fluvastatin, Lescol, Lescol XL

  • Pharmacy Author:
    Omudhome Ogbru, PharmD

    Dr. Ogbru received his Doctorate in Pharmacy from the University of the Pacific School of Pharmacy in 1995. He completed a Pharmacy Practice Residency at the University of Arizona/University Medical Center in 1996. He was a Professor of Pharmacy Practice and a Regional Clerkship Coordinator for the University of the Pacific School of Pharmacy from 1996-99.

  • Medical and Pharmacy Editor: Jay W. Marks, MD
    Jay W. Marks, MD

    Jay W. Marks, MD

    Jay W. Marks, MD, is a board-certified internist and gastroenterologist. He graduated from Yale University School of Medicine and trained in internal medicine and gastroenterology at UCLA/Cedars-Sinai Medical Center in Los Angeles.

What is fluvastatin, and how does it work (mechanism of action)?

Fluvastatin is an oral, cholesterol-lowering drug. It belongs to a class of drugs called HMG-CoA reductase inhibitors, commonly called "statins." Other statins include lovastatin (Mevacor), atorvastatin (Lipitor), simvastatin (Zocor), and rosuvastatin (Crestor). Statins reduce cholesterol by inhibiting an enzyme in the liver (HMG-CoA reductase) that is necessary for the production of cholesterol. In the blood, statins lower total and LDL ("bad") cholesterol as well as triglycerides. LDL cholesterol is believed to be an important cause of coronary artery disease. Lowering LDL cholesterol levels slows and may even reverse coronary artery disease. Statins also increase HDL ("good") cholesterol. Raising HDL cholesterol levels, like lowering LDL cholesterol, may slow coronary artery disease. The FDA approved fluvastatin in December 1993.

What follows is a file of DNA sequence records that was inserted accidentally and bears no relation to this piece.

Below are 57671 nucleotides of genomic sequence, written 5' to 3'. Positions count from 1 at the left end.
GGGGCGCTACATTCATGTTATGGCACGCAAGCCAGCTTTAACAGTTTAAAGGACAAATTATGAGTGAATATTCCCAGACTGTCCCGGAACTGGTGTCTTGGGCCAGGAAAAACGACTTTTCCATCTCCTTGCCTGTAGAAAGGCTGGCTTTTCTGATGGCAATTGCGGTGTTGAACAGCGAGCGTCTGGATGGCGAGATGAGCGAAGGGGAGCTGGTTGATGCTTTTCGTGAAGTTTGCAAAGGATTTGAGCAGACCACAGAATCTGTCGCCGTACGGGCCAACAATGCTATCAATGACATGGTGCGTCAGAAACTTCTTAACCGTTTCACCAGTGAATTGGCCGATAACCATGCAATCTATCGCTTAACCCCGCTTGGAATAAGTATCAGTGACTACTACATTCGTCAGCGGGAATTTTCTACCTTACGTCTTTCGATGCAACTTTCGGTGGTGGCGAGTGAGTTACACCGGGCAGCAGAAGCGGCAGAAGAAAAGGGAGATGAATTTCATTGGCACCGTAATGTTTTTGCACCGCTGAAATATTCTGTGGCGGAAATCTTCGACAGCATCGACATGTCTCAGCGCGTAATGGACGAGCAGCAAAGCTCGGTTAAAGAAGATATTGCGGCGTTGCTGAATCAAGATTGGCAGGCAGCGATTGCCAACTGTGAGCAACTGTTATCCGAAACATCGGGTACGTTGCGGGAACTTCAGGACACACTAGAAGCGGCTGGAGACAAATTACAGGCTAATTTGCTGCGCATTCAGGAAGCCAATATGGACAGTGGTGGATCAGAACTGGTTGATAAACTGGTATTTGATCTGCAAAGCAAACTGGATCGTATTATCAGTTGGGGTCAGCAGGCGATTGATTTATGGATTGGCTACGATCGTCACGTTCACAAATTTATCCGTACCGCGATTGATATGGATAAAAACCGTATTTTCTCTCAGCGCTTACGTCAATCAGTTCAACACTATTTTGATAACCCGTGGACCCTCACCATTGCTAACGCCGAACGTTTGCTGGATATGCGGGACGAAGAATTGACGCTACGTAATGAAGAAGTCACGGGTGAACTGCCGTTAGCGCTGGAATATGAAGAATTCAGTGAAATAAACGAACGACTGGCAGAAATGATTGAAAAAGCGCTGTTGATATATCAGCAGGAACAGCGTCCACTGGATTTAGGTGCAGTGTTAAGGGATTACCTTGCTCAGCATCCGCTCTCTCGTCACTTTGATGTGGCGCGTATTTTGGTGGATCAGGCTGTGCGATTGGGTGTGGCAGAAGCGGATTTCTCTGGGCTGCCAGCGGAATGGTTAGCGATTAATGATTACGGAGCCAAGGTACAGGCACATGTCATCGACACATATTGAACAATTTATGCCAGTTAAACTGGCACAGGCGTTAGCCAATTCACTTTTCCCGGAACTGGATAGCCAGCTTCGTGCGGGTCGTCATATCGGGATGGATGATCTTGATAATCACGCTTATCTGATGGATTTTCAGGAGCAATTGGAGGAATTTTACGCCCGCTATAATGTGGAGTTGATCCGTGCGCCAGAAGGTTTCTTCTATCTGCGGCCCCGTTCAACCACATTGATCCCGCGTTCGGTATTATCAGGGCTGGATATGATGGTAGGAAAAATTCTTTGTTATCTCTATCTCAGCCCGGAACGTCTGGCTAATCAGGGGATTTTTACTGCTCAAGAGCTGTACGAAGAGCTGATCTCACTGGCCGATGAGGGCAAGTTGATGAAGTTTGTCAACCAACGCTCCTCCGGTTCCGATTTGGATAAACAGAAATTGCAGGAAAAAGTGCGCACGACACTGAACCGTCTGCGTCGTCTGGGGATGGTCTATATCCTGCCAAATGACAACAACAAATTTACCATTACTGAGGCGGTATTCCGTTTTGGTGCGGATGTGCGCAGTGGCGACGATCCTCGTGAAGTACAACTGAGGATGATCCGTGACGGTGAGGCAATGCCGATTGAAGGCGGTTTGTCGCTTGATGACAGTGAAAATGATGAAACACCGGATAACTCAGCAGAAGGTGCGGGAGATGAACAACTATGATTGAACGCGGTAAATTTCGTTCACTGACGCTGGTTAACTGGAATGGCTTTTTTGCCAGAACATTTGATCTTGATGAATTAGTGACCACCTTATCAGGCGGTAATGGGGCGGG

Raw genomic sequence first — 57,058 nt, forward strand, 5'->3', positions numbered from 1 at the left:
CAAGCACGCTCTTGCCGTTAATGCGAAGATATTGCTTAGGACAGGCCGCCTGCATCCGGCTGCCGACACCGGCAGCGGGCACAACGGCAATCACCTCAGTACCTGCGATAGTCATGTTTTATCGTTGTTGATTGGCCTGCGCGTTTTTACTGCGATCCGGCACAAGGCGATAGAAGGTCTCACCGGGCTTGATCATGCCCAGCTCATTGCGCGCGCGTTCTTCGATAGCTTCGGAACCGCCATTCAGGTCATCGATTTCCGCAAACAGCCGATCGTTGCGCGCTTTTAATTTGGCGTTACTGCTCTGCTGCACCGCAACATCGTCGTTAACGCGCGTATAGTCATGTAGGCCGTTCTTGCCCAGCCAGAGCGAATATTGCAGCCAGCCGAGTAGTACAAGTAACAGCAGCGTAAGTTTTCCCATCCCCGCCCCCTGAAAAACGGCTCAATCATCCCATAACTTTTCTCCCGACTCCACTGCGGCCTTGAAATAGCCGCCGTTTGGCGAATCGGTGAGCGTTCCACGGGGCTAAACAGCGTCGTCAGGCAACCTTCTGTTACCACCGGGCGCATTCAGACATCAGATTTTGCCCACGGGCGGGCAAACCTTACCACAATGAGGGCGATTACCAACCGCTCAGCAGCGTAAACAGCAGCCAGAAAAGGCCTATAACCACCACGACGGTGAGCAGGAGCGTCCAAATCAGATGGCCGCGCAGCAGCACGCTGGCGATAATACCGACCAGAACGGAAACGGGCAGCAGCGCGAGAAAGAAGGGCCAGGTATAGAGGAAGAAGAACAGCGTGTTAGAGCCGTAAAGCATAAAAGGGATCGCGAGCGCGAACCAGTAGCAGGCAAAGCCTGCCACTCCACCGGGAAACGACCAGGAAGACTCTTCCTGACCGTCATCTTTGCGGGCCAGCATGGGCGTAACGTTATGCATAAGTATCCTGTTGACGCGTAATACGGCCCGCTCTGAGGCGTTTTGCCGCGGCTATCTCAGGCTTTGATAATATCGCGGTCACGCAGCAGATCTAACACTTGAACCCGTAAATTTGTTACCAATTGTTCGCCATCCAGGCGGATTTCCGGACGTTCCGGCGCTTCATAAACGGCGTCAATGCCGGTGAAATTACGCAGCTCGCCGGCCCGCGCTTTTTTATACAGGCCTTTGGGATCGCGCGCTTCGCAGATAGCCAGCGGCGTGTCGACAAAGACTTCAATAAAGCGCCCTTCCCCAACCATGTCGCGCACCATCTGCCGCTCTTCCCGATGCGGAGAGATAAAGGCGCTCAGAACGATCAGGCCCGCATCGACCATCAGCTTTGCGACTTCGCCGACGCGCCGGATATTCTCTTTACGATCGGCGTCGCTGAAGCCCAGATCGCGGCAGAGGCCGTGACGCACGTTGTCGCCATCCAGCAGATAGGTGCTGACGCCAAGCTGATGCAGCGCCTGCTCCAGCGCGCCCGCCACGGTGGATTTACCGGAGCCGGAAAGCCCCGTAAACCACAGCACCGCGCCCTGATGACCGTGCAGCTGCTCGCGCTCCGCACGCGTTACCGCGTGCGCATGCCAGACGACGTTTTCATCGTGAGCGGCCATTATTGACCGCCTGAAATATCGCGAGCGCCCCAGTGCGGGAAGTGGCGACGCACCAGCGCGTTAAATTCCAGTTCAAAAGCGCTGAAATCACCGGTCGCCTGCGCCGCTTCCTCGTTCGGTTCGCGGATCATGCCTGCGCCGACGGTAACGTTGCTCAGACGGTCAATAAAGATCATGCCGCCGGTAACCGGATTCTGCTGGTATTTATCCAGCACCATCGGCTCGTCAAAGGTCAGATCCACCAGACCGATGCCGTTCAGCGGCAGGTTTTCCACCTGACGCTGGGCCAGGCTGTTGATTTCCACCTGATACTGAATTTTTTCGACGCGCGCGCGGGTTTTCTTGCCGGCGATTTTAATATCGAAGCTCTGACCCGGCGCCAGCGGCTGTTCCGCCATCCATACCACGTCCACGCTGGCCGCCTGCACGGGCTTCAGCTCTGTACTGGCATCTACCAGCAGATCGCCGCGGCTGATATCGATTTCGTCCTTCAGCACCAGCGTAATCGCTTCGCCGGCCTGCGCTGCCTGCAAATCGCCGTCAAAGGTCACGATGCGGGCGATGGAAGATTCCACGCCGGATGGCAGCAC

What brand names are available for fluvastatin?

Lescol, Lescol XL

Is fluvastatin available as a generic drug?

GENERIC AVAILABLE: Yes

Do I need a prescription for fluvastatin?

Yes

What are the side effects of fluvastatin?

Minor side effects of fluvastin include:

Major side effects include:

Inflammation of the muscles caused by statins can lead to a serious breakdown of muscle cells called rhabdomyolysis. Rhabdomyolysis causes the release of muscle protein (myoglobin) into the blood. Myoglobin can cause kidney failure and even death. When used alone, statins cause rhabdomyolysis in less than one percent of patients. To prevent the development of rhabdomyolysis, patients taking fluvastatin should contact their health care professional immediately if they develop unexplained muscle pain, weakness, or muscle tenderness.

Statins may cause liver damage although serious liver damage is rare. Blood liver tests should be performed at the beginning of treatment and as needed thereafter to detect liver injury.

Statins have been associated with increases in HbA1c and fasting serum glucose levels.

There are also post-marketing reports of memory loss, forgetfulness, amnesia, confusion, and memory impairment. Symptoms may start one day to years after starting treatment and resolve within a median of three weeks after stopping the statin.

Quick GuideLower Your Cholesterol, Save Your Heart

Lower Your Cholesterol, Save Your Heart
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